First ''Star Wars'' trilogy finally hits DVD. On Sept. 21, George Lucas will release a four-disc set that contains only his 1997 revised ''special edition'' versions of ''Star Wars,'' ''Empire,'' and ''Jedi'' by Gary Susman
Step aside, Frodo; get out of the way, Indiana Jones. What may be the most anticipated DVD package since the advent of the format is finally hitting stores: the initial ''Star Wars'' trilogy. Lucasfilm and 20th Century Fox announced Monday that they'll release on Sept. 21 a four-disc set that includes the long-awaited DVD debuts of ''Star Wars,'' ''The Empire Strikes Back,'' ''The Return of the Jedi,'' and a fourth disc of supplemental materials, including cast interviews. But there is a catch, young Padawans.
The rub: the DVDs won't contain the original theatrical versions of the films, even as alternate DVD tracks. Rather, they will contain only George Lucas' digitally revised ''special editions'' that were released theatrically in 1997. ''The original versions technically don't exist,'' says Lucasfilm's Jim Ward, the project's executive producer, according to USA Today. ''[Lucas] wanted to represent the films as they exist in his mind, and that's the special-editions versions.'' Call it a Jedi mind trick -- these aren't the extras you're looking for.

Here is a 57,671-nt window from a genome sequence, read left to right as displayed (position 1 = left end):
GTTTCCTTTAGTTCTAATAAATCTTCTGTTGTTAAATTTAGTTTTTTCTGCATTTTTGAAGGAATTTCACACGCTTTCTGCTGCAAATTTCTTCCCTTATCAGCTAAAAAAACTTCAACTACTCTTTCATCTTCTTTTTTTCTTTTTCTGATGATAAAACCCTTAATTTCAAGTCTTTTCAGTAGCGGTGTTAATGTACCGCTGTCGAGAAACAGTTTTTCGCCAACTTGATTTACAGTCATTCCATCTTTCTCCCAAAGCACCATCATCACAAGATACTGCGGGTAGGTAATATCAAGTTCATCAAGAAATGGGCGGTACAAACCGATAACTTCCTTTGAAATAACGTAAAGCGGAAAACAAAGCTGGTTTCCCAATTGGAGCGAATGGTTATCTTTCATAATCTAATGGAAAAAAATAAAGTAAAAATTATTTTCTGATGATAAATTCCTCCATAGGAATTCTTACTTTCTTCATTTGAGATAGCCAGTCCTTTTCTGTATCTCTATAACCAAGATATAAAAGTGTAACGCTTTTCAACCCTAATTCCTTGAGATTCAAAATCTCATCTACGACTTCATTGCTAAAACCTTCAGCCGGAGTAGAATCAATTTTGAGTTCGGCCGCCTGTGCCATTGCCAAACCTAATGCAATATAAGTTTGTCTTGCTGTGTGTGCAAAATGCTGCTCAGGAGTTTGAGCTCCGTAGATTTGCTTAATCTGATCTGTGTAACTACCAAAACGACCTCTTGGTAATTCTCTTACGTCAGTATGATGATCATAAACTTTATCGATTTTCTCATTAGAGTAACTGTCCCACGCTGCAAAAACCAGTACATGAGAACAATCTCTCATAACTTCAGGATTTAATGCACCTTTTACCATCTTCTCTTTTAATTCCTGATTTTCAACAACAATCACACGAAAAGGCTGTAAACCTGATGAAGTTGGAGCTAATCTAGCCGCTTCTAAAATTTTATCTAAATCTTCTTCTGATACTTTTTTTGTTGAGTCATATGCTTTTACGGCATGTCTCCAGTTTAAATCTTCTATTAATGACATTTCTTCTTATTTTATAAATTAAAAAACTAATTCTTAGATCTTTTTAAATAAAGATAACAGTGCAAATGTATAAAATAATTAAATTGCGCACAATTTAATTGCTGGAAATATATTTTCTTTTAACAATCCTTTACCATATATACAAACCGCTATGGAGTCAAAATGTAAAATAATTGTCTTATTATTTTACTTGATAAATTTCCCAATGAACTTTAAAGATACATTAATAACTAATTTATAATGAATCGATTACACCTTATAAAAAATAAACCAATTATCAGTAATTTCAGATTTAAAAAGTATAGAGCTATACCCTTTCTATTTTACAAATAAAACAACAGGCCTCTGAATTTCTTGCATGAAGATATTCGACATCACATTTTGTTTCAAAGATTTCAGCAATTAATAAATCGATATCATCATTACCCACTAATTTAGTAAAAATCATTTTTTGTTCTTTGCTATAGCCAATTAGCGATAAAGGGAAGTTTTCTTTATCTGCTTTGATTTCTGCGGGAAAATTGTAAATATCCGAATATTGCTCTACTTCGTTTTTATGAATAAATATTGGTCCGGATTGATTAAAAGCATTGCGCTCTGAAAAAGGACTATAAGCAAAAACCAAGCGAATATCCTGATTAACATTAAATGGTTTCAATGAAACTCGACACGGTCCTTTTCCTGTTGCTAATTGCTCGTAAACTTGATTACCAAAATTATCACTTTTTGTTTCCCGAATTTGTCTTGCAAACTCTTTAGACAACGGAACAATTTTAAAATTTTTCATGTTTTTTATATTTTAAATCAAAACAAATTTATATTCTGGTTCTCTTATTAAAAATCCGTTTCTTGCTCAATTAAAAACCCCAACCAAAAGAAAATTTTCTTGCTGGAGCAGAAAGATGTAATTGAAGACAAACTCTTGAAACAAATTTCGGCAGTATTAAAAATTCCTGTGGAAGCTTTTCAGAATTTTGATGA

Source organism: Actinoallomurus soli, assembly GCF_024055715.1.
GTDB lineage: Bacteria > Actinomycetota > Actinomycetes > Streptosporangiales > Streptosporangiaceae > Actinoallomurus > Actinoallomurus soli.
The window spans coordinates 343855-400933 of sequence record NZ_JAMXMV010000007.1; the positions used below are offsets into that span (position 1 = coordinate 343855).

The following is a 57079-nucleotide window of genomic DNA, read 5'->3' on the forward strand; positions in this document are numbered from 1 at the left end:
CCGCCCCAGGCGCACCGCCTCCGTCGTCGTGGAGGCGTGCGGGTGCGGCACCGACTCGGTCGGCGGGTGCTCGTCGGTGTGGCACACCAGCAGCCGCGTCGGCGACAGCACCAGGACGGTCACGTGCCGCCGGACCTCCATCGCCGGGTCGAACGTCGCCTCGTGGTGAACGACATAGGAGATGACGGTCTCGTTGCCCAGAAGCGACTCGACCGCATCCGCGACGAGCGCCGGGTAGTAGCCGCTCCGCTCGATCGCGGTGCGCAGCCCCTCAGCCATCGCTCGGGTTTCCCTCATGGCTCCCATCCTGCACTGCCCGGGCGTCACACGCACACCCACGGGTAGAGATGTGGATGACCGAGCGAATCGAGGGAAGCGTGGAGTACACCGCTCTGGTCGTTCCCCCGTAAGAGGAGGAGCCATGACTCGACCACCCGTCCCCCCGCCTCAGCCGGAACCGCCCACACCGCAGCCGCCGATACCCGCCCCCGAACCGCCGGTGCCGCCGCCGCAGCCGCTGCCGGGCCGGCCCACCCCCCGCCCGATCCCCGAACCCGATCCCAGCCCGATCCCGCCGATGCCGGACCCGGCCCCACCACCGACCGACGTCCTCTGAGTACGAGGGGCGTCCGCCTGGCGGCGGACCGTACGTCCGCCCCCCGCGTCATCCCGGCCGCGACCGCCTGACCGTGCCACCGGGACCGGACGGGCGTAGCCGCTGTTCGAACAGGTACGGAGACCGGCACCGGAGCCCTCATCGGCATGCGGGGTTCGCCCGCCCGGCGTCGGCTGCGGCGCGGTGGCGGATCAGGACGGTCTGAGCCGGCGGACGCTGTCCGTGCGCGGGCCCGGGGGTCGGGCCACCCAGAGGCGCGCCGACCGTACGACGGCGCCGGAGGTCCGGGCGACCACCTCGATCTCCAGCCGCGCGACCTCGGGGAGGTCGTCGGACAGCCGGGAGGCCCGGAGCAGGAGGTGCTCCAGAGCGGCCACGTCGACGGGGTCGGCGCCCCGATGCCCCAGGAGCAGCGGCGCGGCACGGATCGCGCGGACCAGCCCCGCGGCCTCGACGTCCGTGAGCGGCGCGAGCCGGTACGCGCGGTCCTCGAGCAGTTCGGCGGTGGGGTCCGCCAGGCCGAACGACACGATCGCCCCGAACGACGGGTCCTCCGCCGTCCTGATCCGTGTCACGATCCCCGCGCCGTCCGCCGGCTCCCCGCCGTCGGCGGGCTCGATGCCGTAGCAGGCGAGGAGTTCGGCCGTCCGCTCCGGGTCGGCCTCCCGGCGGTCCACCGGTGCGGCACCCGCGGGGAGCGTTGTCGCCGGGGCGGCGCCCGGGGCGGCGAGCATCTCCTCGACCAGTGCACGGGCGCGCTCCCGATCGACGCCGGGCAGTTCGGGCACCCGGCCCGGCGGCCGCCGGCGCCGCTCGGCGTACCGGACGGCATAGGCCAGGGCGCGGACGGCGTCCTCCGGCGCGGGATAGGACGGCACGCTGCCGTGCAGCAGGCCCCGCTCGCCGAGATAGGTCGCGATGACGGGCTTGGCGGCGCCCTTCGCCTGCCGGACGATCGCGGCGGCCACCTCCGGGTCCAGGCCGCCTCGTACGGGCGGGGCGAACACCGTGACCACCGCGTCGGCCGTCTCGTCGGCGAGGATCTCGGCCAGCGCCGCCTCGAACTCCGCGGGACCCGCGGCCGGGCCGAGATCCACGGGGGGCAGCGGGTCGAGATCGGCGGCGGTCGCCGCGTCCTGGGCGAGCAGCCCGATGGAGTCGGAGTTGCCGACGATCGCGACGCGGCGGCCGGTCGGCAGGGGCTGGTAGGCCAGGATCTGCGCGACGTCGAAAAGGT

This news is not as thrilling as it should be. Why does Lucas insist on only giving us the Special Editions? (And btw I find it to be complete crap when they state the original versions don't technically exist.) They could easily put out both versions, up the price by $40, and we'd still line up to get copies. But, apparently George prefers the butchered versions. I'll spare you my rant on the travesty of Greedo shooting first.....